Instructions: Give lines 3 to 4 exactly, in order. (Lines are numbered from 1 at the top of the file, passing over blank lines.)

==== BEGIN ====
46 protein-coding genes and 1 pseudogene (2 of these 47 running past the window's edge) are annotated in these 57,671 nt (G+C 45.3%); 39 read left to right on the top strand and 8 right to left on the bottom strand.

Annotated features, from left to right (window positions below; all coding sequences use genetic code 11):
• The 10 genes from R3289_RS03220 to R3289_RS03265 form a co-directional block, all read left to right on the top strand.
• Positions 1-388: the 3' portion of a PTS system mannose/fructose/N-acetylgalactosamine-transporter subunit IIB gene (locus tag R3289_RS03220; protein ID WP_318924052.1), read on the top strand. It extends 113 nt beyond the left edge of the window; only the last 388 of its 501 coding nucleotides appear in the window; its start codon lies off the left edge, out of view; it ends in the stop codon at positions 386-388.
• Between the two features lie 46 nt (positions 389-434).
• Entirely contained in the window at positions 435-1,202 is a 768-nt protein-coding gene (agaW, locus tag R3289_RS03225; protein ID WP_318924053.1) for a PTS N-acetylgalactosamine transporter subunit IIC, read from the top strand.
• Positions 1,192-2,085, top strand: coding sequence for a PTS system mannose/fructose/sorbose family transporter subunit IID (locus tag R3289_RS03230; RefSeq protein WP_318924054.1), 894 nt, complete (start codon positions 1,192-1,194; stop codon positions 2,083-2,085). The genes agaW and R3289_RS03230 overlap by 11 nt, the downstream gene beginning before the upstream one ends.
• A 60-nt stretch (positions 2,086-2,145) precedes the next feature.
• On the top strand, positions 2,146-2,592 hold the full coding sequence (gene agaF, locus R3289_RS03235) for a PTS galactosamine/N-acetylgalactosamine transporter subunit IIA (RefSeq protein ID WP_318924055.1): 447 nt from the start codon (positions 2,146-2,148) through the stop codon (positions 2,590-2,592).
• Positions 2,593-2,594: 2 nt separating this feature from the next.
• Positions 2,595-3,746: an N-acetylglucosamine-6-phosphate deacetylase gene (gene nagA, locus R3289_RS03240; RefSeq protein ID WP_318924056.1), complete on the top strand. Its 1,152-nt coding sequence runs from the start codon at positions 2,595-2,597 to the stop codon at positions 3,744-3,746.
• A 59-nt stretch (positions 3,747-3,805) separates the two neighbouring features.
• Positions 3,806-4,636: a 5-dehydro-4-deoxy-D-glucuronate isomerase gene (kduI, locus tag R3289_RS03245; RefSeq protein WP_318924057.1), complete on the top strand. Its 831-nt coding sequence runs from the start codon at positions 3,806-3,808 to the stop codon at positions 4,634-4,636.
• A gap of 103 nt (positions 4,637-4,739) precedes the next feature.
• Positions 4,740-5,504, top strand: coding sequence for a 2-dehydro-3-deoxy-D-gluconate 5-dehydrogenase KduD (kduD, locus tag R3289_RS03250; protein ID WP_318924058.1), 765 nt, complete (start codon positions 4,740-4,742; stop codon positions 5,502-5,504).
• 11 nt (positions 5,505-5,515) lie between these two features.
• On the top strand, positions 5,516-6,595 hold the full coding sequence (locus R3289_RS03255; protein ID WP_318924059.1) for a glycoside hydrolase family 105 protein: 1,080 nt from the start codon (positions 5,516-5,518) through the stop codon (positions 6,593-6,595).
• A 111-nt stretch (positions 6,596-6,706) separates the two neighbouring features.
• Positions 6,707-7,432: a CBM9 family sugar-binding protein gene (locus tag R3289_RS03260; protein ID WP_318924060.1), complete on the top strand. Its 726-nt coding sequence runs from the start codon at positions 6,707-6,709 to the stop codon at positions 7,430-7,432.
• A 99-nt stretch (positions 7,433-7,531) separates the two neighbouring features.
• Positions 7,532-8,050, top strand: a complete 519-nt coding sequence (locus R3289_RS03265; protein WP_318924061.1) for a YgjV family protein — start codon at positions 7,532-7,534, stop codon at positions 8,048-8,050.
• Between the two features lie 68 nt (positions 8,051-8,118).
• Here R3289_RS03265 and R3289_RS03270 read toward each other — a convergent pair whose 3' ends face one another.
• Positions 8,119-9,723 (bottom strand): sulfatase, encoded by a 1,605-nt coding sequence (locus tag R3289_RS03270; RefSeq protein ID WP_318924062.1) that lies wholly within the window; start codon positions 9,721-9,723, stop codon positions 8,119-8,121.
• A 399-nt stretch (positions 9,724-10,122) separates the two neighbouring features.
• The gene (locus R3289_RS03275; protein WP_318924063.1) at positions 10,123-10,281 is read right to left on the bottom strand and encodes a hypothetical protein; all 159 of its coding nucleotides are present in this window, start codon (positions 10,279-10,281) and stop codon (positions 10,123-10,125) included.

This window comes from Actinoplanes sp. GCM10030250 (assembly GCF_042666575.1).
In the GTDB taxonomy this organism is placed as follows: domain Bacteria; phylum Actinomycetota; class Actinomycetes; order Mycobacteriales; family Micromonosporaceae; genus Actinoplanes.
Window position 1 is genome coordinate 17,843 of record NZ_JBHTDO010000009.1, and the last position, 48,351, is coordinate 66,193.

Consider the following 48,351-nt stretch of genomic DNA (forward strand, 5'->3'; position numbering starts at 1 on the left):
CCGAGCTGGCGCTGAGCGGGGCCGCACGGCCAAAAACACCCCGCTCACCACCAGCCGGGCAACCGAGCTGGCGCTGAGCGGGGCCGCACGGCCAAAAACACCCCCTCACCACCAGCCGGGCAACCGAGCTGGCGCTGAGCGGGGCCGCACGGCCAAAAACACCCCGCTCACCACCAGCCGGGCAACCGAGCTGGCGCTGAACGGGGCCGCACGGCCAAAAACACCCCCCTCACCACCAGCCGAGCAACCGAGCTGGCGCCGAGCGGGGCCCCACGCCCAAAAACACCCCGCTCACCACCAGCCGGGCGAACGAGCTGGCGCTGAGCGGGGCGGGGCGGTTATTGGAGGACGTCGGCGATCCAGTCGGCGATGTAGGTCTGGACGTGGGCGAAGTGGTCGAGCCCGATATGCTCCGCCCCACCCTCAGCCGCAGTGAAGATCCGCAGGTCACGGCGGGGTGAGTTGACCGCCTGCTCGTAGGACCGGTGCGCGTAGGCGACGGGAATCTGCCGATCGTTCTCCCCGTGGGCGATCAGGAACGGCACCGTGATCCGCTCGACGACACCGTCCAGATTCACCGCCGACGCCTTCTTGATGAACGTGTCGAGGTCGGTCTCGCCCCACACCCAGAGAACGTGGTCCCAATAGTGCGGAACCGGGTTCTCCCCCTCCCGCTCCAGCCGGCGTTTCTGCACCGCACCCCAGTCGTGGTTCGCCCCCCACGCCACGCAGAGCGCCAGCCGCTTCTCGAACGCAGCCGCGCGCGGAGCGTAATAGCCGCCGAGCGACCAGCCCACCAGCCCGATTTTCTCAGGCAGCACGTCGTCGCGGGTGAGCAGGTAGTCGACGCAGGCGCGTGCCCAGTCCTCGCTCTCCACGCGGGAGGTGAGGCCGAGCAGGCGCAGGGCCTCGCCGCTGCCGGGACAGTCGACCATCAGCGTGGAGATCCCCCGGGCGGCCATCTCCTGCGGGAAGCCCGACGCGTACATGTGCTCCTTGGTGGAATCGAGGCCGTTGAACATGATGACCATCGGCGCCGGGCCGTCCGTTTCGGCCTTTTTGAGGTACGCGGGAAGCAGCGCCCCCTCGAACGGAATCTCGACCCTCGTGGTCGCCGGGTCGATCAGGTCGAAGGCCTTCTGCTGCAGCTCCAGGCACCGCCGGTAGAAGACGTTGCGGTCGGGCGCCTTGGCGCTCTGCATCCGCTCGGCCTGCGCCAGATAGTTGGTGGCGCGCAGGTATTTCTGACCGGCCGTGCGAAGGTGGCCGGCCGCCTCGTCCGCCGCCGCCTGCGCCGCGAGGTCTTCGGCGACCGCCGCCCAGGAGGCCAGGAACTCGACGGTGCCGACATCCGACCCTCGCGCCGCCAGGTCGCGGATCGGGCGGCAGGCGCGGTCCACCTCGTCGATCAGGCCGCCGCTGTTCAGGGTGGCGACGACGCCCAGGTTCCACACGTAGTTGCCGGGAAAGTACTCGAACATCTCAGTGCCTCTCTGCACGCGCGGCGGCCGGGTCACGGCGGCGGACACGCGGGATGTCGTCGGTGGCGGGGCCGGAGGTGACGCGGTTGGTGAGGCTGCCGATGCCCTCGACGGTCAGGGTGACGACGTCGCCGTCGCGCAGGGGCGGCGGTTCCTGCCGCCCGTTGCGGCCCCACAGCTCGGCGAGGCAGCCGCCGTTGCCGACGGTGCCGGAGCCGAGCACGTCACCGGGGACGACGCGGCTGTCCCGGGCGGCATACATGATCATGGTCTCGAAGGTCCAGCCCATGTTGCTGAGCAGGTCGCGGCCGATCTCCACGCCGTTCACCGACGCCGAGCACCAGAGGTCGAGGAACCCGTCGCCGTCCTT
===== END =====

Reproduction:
• The 10 genes from R3289_RS03220 to R3289_RS03265 form a co-directional block, all read left to right on the top strand.
• Positions 1-388: the 3' portion of a PTS system mannose/fructose/N-acetylgalactosamine-transporter subunit IIB gene (locus tag R3289_RS03220; protein ID WP_318924052.1), read on the top strand. It extends 113 nt beyond the left edge of the window; only the last 388 of its 501 coding nucleotides appear in the window; its start codon lies off the left edge, out of view; it ends in the stop codon at positions 386-388.